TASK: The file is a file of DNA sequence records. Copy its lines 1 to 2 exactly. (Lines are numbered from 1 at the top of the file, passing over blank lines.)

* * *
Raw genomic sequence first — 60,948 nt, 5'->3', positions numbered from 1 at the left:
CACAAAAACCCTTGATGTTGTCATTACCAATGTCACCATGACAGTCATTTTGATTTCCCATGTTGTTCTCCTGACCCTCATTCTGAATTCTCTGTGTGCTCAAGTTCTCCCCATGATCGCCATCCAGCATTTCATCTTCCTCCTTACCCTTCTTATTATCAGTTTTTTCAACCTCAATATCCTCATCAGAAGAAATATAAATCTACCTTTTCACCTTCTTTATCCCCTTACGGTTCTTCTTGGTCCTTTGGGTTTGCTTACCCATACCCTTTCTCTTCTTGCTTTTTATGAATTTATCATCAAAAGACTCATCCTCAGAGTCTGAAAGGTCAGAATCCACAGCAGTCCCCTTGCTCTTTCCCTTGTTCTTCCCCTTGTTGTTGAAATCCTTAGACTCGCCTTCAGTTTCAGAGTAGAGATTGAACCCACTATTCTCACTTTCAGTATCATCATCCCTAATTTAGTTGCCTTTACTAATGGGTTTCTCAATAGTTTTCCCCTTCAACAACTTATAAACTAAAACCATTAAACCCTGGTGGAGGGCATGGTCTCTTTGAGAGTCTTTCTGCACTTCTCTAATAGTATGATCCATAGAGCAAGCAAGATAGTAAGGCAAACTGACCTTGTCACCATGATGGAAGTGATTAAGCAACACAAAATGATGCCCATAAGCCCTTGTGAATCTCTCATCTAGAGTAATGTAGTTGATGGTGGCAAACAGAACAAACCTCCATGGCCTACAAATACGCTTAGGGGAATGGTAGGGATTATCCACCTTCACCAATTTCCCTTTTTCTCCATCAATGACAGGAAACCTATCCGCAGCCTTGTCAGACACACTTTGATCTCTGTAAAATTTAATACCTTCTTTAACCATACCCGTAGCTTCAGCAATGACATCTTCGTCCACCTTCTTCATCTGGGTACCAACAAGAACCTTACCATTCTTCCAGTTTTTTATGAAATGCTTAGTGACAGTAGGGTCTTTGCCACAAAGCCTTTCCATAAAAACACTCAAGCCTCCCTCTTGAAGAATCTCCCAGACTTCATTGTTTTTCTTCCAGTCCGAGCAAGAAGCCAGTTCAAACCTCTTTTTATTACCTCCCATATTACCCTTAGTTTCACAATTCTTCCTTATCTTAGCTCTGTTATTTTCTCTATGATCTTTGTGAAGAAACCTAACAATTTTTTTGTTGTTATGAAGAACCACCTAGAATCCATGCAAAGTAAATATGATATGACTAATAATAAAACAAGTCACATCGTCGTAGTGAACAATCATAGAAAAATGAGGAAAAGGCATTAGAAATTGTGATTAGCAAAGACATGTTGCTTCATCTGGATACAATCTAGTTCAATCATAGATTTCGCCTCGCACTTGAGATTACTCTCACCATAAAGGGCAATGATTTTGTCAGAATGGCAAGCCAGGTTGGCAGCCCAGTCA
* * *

Raw genomic sequence first — 60,948 nt, 5'->3', positions numbered from 1 at the left:
CACAAAAACCCTTGATGTTGTCATTACCAATGTCACCATGACAGTCATTTTGATTTCCCATGTTGTTCTCCTGACCCTCATTCTGAATTCTCTGTGTGCTCAAGTTCTCCCCATGATCGCCATCCAGCATTTCATCTTCCTCCTTACCCTTCTTATTATCAGTTTTTTCAACCTCAATATCCTCATCAGAAGAAATATAAATCTACCTTTTCACCTTCTTTATCCCCTTACGGTTCTTCTTGGTCCTTTGGGTTTGCTTACCCATACCCTTTCTCTTCTTGCTTTTTATGAATTTATCATCAAAAGACTCATCCTCAGAGTCTGAAAGGTCAGAATCCACAGCAGTCCCCTTGCTCTTTCCCTTGTTCTTCCCCTTGTTGTTGAAATCCTTAGACTCGCCTTCAGTTTCAGAGTAGAGATTGAACCCACTATTCTCACTTTCAGTATCATCATCCCTAATTTAGTTGCCTTTACTAATGGGTTTCTCAATAGTTTTCCCCTTCAACAACTTATAAACTAAAACCATTAAACCCTGGTGGAGGGCATGGTCTCTTTGAGAGTCTTTCTGCACTTCTCTAATAGTATGATCCATAGAGCAAGCAAGATAGTAAGGCAAACTGACCTTGTCACCATGATGGAAGTGATTAAGCAACACAAAATGATGCCCATAAGCCCTTGTGAATCTCTCATCTAGAGTAATGTAGTTGATGGTGGCAAACAGAACAAACCTCCATGGCCTACAAATACGCTTAGGGGAATGGTAGGGATTATCCACCTTCACCAATTTCCCTTTTTCTCCATCAATGACAGGAAACCTATCCGCAGCCTTGTCAGACACACTTTGATCTCTGTAAAATTTAATACCTTCTTTAACCATACCCGTAGCTTCAGCAATGACATCTTCGTCCACCTTCTTCATCTGGGTACCAACAAGAACCTTACCATTCTTCCAGTTTTTTATGAAATGCTTAGTGACAGTAGGGTCTTTGCCACAAAGCCTTTCCATAAAAACACTCAAGCCTCCCTCTTGAAGAATCTCCCAGACTTCATTGTTTTTCTTCCAGTCCGAGCAAGAAGCCAGTTCAAACCTCTTTTTATTACCTCCCATATTACCCTTAGTTTCACAATTCTTCCTTATCTTAGCTCTGTTATTTTCTCTATGATCTTTGTGAAGAAACCTAACAATTTTTTTGTTGTTATGAAGAACCACCTAGAATCCATGCAAAGTAAATATGATATGACTAATAATAAAACAAGTCACATCGTCGTAGTGAACAATCATAGAAAAATGAGGAAAAGGCATTAGAAATTGTGATTAGCAAAGACATGTTGCTTCATCTGGATACAATCTAGTTCAATCATAGATTTCGCCTCGCACTTGAGATTACTCTCACCATAAAGGGCAATGATTTTGTCAGAATGGCAAGCCAGGTTGGCAGCCCAGTCA